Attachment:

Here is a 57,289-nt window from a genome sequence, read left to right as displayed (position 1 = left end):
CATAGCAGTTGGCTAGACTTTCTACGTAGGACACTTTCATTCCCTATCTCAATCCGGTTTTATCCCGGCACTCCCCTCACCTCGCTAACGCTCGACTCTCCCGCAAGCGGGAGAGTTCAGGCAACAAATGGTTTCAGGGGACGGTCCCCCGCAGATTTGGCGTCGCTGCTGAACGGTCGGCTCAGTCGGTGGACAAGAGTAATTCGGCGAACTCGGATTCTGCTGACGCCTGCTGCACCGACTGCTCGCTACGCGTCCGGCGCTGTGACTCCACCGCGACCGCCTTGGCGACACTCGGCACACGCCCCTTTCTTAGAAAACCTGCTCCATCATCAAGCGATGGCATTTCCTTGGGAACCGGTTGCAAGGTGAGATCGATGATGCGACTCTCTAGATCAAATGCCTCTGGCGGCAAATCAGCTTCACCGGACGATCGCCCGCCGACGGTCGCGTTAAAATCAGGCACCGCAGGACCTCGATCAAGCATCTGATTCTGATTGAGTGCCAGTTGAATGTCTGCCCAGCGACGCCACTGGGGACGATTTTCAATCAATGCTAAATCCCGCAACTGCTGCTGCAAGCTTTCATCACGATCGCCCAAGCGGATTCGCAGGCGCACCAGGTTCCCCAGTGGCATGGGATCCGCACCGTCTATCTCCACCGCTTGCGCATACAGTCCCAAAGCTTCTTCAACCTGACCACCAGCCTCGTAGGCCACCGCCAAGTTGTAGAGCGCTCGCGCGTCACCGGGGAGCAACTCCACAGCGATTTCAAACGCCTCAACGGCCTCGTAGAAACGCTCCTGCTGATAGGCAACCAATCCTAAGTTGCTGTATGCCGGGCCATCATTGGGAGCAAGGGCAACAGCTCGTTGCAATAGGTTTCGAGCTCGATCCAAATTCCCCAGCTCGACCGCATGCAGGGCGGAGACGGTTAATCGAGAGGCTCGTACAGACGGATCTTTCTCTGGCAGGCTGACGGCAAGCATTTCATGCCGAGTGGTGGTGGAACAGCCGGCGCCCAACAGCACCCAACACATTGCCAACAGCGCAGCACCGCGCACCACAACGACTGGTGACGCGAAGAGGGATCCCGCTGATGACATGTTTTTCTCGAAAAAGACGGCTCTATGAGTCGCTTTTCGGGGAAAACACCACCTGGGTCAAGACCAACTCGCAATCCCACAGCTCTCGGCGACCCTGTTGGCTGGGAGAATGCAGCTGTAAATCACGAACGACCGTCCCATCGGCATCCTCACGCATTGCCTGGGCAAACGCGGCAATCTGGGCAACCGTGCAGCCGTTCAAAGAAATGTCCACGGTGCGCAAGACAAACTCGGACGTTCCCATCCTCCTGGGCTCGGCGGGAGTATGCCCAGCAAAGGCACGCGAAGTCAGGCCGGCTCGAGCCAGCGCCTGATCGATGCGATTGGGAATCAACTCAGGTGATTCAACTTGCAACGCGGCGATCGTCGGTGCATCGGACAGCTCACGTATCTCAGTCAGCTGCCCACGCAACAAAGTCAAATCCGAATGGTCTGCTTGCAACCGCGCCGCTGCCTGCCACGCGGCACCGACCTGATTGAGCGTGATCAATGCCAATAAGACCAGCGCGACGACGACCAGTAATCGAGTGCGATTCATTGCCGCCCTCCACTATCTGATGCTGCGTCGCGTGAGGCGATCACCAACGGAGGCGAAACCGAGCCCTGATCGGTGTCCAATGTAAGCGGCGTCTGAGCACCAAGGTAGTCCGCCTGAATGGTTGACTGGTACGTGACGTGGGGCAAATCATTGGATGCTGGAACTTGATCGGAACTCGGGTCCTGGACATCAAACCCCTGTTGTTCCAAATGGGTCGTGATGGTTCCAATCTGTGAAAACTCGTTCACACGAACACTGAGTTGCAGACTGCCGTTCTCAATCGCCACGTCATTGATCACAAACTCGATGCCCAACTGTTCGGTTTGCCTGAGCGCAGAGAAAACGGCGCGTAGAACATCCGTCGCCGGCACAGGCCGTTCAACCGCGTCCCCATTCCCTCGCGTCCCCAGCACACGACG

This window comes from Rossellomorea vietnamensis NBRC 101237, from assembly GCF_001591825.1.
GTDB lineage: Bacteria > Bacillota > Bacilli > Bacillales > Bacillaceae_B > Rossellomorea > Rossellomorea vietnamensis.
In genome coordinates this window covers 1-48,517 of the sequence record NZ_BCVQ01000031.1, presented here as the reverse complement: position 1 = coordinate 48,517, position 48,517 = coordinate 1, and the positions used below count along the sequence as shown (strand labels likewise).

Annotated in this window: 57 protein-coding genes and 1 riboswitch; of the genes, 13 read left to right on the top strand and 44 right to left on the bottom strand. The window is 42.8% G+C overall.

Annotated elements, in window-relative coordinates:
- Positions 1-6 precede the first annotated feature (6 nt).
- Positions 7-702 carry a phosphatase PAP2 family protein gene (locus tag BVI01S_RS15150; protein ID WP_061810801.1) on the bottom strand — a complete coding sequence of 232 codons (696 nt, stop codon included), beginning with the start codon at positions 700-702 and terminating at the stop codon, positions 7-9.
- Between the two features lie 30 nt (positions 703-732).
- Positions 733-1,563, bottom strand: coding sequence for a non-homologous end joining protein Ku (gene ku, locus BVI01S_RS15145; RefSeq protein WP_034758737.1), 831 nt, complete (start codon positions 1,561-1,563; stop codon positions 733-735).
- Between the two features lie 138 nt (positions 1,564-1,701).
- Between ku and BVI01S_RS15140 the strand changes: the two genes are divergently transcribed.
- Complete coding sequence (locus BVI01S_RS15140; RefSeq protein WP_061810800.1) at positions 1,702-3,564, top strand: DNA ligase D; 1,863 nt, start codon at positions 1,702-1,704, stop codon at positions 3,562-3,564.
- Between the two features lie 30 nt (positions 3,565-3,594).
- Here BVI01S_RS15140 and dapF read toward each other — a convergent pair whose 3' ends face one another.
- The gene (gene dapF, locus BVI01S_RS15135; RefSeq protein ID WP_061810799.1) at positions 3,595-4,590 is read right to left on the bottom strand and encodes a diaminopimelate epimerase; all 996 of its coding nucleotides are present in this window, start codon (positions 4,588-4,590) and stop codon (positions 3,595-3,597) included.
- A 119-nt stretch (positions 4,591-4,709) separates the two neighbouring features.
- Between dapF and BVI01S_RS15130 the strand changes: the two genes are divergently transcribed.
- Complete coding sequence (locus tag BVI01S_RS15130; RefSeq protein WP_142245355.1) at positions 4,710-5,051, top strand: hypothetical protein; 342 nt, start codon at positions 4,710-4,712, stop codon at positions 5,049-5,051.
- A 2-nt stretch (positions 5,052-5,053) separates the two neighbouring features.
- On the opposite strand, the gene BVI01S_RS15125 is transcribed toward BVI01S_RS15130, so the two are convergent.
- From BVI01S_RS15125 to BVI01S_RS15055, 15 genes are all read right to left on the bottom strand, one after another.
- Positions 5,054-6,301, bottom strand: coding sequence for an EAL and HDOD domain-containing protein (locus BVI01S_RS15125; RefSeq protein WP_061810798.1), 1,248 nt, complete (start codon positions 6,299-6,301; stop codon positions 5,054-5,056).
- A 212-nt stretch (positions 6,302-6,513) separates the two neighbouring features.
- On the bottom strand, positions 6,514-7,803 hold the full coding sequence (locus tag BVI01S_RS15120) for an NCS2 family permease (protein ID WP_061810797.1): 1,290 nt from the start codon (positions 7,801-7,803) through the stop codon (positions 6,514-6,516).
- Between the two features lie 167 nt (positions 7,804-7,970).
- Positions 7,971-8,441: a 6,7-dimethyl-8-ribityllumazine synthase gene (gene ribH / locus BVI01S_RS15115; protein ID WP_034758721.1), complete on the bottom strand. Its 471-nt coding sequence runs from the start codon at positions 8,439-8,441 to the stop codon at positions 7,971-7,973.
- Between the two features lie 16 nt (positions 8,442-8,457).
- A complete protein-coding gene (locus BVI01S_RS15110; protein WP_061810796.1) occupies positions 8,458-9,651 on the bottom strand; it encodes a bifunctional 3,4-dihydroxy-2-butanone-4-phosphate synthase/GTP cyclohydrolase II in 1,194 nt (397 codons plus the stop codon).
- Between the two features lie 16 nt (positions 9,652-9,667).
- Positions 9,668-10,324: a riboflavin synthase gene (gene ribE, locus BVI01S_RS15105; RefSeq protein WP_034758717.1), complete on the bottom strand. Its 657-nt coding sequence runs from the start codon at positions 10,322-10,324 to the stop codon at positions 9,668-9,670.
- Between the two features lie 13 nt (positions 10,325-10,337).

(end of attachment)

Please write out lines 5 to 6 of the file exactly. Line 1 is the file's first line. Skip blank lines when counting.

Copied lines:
In genome coordinates this window covers 1-48,517 of the sequence record NZ_BCVQ01000031.1, presented here as the reverse complement: position 1 = coordinate 48,517, position 48,517 = coordinate 1, and the positions used below count along the sequence as shown (strand labels likewise).

Annotated in this window: 57 protein-coding genes and 1 riboswitch; of the genes, 13 read left to right on the top strand and 44 right to left on the bottom strand. The window is 42.8% G+C overall.